News about the foundation, girls' education, and women's rights in Afghanistan
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Five million dollars in five years.
That's what CNN Hero Razia Jan's foundation is setting out to raise for its girls' school in Afghanistan. The group will begin rolling out its first-ever large-scale fundraising campaign in January.
"It will create a fund so that the girls in Deh'Subz can go to school for free as long as the school exists," said Patti Quigley, executive director of Razia's Ray of Hope Foundation. "This will have a huge impact on their future. It would be like investing in a girl for 13 years with one donation."
The funds will also help the group create a two-year program for the school's graduates to get certified in teaching, midwifery, computer training or tailoring.
A year ago, building a campaign of this magnitude would not have been possible for the group. With only Quigley and Jan handling the bulk of the work, they had little time to focus on the foundation's long-term plan.
This year, however, they were able to make significant changes thanks to a special training program created by the Annenberg Foundation, a leading supporter of nonprofits worldwide.
Last December, Jan and other top 10 Heroes from previous years, along with members from their organizations, attended the three-day intensive training designed to help the Heroes' nonprofits build a strong, sustainable foundation for long-term success. Annenberg provided the training -- known as Alchemy -- for free.
Razia Jan: I am so proud of the teachers and students at the Zabuli Education Center who just successfully completed another year of school. All of our students passed their rigorous final exams and have been promoted to the next grade.
This excellent news was a wonderful way to end what has been a remarkable school year. We built our new third floor with eight classrooms, providing six classrooms plus a science lab and an art studio. We also built another room on the first floor, which will be used as a gymnasium. And we’ve received high marks from the Ministry of Education, which has named us a top private school. We have many reasons to celebrate.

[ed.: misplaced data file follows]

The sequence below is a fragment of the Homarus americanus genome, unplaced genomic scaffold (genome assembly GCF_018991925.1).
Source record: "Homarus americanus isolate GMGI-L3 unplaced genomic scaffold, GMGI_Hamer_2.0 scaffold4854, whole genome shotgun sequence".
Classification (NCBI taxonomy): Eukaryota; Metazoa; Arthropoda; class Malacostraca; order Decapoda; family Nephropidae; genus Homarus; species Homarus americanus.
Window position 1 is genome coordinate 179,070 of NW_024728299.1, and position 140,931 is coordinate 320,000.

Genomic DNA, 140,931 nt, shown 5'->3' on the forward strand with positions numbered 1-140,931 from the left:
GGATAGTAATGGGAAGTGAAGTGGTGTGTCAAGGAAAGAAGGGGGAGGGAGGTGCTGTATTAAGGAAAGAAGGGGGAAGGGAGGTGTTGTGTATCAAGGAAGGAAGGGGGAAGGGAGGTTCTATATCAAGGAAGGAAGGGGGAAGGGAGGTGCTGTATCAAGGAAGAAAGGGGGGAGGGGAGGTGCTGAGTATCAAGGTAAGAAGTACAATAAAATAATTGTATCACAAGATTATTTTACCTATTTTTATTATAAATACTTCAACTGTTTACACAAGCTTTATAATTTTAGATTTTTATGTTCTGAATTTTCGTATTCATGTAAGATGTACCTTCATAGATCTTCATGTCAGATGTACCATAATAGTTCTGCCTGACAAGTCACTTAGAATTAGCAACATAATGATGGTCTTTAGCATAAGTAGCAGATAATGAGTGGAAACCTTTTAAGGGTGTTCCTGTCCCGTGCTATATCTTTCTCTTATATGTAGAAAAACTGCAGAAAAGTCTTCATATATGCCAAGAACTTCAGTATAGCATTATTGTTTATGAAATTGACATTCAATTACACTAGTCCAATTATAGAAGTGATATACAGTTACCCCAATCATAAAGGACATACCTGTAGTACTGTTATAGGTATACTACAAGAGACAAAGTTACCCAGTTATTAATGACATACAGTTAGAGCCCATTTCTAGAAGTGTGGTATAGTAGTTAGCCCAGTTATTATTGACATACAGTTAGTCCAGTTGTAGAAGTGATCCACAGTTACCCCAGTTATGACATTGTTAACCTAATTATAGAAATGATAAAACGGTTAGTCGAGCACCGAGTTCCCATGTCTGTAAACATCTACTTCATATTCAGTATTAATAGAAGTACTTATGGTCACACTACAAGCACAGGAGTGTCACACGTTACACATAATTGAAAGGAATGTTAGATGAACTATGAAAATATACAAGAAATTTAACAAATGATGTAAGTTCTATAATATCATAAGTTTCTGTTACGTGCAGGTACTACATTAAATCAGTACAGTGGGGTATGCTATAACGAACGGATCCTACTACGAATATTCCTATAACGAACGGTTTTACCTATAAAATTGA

2014 will be our seventh year of operation. We will again have more than 400 students, including more than 50 new kindergarteners. (You can see one of them registering in the photo below!) Some of our ninth grade students may be skipping a year; if they pass their special exams they will be promoted to eleventh grade.
I have great hope that our girls will have bright futures. My vision and heartfelt desire is to continue giving them 110% of my support. I am deeply thankful to all of our supporters. I know you share this vision and my heartfelt desire for our students’ success. May we continue to change lives and empower the future women of Afghanistan.
Happy Holidays to all!
By Beth Murphy
KABUL, Afghanistan — After a four-day meeting in Kabul of more than 2,000 Afghan tribal leaders, President Hamid Karzai rejected the assembly’s recommendation that he promptly sign a long-term security agreement with the United States, pending further negotiations. In the meantime, Afghans from all walks of life and members of the international community wait and worry about the country’s future.
Many fear rampant and well-documented corruption will reach new heights and that Taliban power will again strangle the country after an American troop withdrawal in 2014.
But there is an alternative being embraced by those who have led progress in the country over the past 12 years and have no intention of sitting quietly by and watching it all slip away. Afghanistan’s peaceful majority refuses to make the future an adversary, the unknown the enemy.
Pessimists and determined optimists alike agree that a continued US security presence is key, particularly if Afghanistan is going to continue its current advances in girls’ education and steps toward equality for women. As former US First Lady Laura Bush said in a recent Washington Post op-ed, “these gains are fragile, and there is a real danger that they will be reversed.”
I’m reminded of Persian poet Hafez’s words: Fear is the cheapest room in the house. I would like to see you in better conditions.
Here in Kabul, this sentiment is deeply felt by the education advocates committed to holding, and continuing, their progress, no matter if or when the bilateral security agreement is signed.
“There is so much talk right now about people leaving Afghanistan. I can assure you, I am here to stay,” says Razia Jan, founder of a girls' school in Kabul Province, and a devoted, proactive member of the peaceful majority. “A lot of people are thinking about leaving when the US troops leave, but I am staying back to continue to bring hope and education to my girls.” Read the full article here.